Google Analytics is a great tool to understand how your website is doing and what areas need improvement. However, sometimes it can produce an overwhelming amount of data, making it difficult to know what reports to look at, or how to understand what that data is telling you. Well, don’t worry; that is where we come in! In this article, we will break down Google Analytics and talk about the important reports you should be looking at to improve your website.

 

THE BASICS

Let’s first talk about what you see when you log into Google Analytics and the important features you need to know about (www.google.com/analytics).

Left Side Bar:

This is where you find all the different sets of data and reports to run. They have broader categories, and each set expands to reveal more options. The most important categories are Audience, Acquisition, Behavior, and Conversions. You will be looking at these in a bit.

Date Range:

This is a simple feature, but a very important one. This determines the date range of the data you are looking at. Google automatically shows the last 30 days of your website activity. You can also compare data of two different date ranges. For example, if you make SEO improvements to your website, you can compare the data from before and after you made the changes, to see if there was an impact.

E-mail:

This will allow you to e-mail the report you have to anyone you would like. You can also set it up to allow Google to e-mail you the report every month, week, etc. with updated data.

Export:

This is where you can export the data you are looking at. This comes in handy when you need it in Excel, where the data can be exported directly.

Segments:

This is used to compare different sets of data. The default is “All Users.” You can choose up to four segments to compare. This is where the CLEAN sessions you created will be.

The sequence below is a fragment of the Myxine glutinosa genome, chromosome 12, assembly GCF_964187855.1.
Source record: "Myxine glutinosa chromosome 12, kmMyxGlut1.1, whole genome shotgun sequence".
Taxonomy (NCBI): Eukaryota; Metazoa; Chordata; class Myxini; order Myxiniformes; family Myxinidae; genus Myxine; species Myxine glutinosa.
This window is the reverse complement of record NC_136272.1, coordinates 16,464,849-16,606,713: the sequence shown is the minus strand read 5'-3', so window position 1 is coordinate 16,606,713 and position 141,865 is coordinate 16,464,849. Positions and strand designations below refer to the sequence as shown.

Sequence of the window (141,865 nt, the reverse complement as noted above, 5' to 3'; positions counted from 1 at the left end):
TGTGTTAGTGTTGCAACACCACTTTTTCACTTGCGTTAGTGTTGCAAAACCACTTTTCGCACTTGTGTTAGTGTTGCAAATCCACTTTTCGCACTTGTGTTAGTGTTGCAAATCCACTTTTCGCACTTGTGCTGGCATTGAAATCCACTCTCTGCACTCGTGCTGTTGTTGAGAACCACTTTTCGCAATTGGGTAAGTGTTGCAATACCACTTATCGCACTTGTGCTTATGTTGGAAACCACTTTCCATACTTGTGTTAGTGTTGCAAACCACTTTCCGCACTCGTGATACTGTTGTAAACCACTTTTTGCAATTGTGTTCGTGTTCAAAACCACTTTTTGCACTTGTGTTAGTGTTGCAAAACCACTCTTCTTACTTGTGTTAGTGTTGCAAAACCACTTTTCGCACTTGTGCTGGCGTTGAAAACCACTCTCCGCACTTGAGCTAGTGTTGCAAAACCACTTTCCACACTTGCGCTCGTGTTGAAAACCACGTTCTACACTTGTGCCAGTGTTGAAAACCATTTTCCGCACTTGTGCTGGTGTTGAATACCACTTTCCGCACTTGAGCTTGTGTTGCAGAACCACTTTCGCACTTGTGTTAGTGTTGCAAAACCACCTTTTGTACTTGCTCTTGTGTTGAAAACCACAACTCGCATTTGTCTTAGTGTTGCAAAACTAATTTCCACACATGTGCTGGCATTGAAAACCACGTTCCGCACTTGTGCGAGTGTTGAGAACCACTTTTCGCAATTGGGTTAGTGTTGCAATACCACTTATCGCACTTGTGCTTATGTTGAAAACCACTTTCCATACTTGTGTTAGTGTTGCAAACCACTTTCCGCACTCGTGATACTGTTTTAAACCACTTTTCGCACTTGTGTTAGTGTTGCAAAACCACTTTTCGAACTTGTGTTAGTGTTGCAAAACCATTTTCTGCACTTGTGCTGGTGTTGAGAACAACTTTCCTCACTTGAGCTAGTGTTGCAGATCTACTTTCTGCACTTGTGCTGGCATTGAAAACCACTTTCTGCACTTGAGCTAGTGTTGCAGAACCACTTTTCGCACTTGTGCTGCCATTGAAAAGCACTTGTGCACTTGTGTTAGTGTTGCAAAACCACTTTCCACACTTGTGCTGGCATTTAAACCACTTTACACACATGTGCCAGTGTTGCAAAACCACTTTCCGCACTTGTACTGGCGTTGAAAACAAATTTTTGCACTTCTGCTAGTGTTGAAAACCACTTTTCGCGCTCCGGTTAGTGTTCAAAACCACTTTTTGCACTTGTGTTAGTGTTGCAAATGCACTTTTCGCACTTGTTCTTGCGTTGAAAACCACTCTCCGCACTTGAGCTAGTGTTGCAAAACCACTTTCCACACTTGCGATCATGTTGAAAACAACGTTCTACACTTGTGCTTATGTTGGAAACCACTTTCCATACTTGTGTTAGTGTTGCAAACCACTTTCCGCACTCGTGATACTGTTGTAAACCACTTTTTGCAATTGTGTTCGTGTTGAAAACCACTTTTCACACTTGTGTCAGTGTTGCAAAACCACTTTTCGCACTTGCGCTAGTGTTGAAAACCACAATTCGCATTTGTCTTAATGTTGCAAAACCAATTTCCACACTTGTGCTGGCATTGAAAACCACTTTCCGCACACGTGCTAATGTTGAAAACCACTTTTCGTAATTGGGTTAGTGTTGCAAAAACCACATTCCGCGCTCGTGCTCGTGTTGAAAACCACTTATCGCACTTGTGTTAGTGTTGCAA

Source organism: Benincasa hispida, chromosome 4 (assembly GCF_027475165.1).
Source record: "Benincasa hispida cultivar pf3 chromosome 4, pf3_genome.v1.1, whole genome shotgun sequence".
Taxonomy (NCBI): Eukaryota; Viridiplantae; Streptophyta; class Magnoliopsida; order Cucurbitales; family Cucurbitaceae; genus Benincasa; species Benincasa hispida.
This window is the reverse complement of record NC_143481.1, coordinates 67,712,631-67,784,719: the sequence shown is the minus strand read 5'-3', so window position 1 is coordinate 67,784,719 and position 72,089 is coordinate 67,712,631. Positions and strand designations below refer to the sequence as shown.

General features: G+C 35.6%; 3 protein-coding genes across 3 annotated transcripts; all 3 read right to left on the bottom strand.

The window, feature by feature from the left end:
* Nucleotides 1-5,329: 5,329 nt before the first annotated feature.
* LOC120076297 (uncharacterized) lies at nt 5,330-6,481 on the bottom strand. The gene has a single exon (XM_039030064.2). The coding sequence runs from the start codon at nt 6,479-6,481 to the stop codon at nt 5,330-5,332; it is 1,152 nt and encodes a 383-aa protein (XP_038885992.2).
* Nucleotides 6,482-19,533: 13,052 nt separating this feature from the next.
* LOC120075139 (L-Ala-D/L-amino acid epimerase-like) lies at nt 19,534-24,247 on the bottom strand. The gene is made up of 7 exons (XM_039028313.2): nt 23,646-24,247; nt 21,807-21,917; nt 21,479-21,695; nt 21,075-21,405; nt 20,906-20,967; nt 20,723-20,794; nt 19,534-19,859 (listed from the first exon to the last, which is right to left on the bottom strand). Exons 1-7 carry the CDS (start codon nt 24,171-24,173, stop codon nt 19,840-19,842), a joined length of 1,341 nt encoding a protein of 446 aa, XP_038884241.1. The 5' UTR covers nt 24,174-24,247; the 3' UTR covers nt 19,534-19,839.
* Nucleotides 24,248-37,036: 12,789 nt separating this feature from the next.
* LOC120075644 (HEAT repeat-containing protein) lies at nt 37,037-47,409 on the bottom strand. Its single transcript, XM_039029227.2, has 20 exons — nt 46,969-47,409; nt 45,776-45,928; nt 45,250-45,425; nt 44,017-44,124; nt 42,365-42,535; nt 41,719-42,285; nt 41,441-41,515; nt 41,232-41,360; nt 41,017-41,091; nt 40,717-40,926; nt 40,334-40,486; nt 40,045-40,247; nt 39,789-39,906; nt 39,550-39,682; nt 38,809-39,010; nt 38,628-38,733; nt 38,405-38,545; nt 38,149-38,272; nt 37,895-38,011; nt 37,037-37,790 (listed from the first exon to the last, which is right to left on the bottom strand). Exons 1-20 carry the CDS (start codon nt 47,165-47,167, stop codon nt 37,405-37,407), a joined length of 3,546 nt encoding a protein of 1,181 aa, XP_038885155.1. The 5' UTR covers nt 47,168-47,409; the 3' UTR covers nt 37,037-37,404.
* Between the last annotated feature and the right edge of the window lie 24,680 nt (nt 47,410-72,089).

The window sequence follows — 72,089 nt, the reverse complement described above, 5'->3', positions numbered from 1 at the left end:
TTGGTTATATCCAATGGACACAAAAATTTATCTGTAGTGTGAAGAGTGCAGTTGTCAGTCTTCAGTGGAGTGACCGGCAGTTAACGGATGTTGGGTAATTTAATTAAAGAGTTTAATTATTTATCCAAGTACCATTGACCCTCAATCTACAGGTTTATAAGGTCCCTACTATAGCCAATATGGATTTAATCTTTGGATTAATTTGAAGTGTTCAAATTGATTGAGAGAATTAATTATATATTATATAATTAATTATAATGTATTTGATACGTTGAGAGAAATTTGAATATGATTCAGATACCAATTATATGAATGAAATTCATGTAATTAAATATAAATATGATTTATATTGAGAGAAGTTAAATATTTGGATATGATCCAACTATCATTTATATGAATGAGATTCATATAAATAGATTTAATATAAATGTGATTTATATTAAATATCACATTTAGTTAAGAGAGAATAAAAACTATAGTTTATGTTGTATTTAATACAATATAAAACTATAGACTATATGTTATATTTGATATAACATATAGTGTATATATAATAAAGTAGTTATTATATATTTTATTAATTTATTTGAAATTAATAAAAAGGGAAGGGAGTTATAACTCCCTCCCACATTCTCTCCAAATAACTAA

IMPORTANT DATA TO LOOK AT

Graph:

The graph is automatically plotting your sessions. You can change what the graph is showing by changing the metric. You can also compare one metric to another. The arrow underneath the graph will open annotations. Here, you can make notes on the graph that were important. For example, you can mark the day your website was revamped, the day your AdWords campaign started to run, or when new content was added to your website. Unfortunately, you cannot just export the graph; only data will export. You can, however, export the whole dashboard to a PDF.graph

Sessions:

This was formerly known as “Visitors.” This represents the number of times a user was active on your website. A session will reset after 30 minutes of inactivity, or at the end of the calendar day. This metric does not recognize users; it will count a new session if the user has been to your site before.sessions

Users:

This was formerly known as “Unique Visitors.” This represents the number of people who have come to your site. Even if they have visited your site multiple times, it will only count as 1 user.users

Page Views:

This represents the total number of pages that were viewed on your website. This includes repeated site users and repeated page views.pageviews

Pages/Session:

This represents the average number of pages that were viewed in a session. This includes repeated page views.pagesessions

Average Session Duration:

This represents the average amount of time a user spends during a session on your website.duration

Bounce Rate:

This is the percentage of users who only visit one page of your website and leave. They do not visit any other pages. Normally, you want this rate to be as low as possible. A good average rate is 40 to 60 percent. If you have content that answers a user’s question and you want that person to only go to one page of your website, then a high bounce rate would be desired. It all depends on the content and if your end goal is to have the user explore your website.bounce

Percent of New Sessions:

This represents an estimated percentage of sessions that came from new users.newsession

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Ocreative is an award-winning, fully integrated marketing agency whose work features some of the best forward-thinking organizations and B2B companies. The agency began in 2003, and since then they’ve carved out a specialization for themselves with nonprofits and business-to-business companies. Their portfolio expertly includes branding, digital marketing, website design and development, graphic design, video storytelling, color consulting, and more.